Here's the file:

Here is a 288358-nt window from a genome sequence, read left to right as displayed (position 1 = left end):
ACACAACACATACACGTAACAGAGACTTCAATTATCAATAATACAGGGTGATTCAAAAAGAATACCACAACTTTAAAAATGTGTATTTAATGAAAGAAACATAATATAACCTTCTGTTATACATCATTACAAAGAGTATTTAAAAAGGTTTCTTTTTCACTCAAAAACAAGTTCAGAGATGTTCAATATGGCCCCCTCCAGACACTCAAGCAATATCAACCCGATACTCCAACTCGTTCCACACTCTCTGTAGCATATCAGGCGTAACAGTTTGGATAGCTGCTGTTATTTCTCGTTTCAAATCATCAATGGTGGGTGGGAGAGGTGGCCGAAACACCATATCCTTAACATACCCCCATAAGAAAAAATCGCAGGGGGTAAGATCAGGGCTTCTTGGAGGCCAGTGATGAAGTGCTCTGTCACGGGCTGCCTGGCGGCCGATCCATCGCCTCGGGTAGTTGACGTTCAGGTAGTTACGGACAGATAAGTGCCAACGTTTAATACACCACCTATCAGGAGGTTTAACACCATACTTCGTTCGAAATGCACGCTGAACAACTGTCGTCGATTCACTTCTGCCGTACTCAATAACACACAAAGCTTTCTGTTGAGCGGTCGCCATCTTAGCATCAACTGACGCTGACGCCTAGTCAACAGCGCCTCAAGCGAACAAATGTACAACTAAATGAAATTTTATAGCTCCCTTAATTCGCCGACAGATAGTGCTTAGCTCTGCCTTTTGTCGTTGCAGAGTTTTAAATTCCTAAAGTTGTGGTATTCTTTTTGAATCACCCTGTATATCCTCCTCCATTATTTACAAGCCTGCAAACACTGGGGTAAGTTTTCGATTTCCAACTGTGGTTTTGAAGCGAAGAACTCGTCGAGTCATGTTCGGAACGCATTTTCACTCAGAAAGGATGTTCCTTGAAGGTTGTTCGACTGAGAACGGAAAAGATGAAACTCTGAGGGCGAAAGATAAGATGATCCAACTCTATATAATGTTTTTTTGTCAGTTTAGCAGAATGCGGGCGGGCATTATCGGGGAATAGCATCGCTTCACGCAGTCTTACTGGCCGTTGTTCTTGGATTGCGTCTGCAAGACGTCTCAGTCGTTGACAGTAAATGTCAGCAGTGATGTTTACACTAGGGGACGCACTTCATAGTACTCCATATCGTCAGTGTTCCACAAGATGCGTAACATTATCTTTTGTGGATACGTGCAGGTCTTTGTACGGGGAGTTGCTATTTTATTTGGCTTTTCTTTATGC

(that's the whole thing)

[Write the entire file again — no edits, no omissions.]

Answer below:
Here is a 288358-nt window from a genome sequence, read left to right as displayed (position 1 = left end):
ACACAACACATACACGTAACAGAGACTTCAATTATCAATAATACAGGGTGATTCAAAAAGAATACCACAACTTTAAAAATGTGTATTTAATGAAAGAAACATAATATAACCTTCTGTTATACATCATTACAAAGAGTATTTAAAAAGGTTTCTTTTTCACTCAAAAACAAGTTCAGAGATGTTCAATATGGCCCCCTCCAGACACTCAAGCAATATCAACCCGATACTCCAACTCGTTCCACACTCTCTGTAGCATATCAGGCGTAACAGTTTGGATAGCTGCTGTTATTTCTCGTTTCAAATCATCAATGGTGGGTGGGAGAGGTGGCCGAAACACCATATCCTTAACATACCCCCATAAGAAAAAATCGCAGGGGGTAAGATCAGGGCTTCTTGGAGGCCAGTGATGAAGTGCTCTGTCACGGGCTGCCTGGCGGCCGATCCATCGCCTCGGGTAGTTGACGTTCAGGTAGTTACGGACAGATAAGTGCCAACGTTTAATACACCACCTATCAGGAGGTTTAACACCATACTTCGTTCGAAATGCACGCTGAACAACTGTCGTCGATTCACTTCTGCCGTACTCAATAACACACAAAGCTTTCTGTTGAGCGGTCGCCATCTTAGCATCAACTGACGCTGACGCCTAGTCAACAGCGCCTCAAGCGAACAAATGTACAACTAAATGAAATTTTATAGCTCCCTTAATTCGCCGACAGATAGTGCTTAGCTCTGCCTTTTGTCGTTGCAGAGTTTTAAATTCCTAAAGTTGTGGTATTCTTTTTGAATCACCCTGTATATCCTCCTCCATTATTTACAAGCCTGCAAACACTGGGGTAAGTTTTCGATTTCCAACTGTGGTTTTGAAGCGAAGAACTCGTCGAGTCATGTTCGGAACGCATTTTCACTCAGAAAGGATGTTCCTTGAAGGTTGTTCGACTGAGAACGGAAAAGATGAAACTCTGAGGGCGAAAGATAAGATGATCCAACTCTATATAATGTTTTTTTGTCAGTTTAGCAGAATGCGGGCGGGCATTATCGGGGAATAGCATCGCTTCACGCAGTCTTACTGGCCGTTGTTCTTGGATTGCGTCTGCAAGACGTCTCAGTCGTTGACAGTAAATGTCAGCAGTGATGTTTACACTAGGGGACGCACTTCATAGTACTCCATATCGTCAGTGTTCCACAAGATGCGTAACATTATCTTTTGTGGATACGTGCAGGTCTTTGTACGGGGAGTTGCTATTTTATTTGGCTTTTCTTTATGC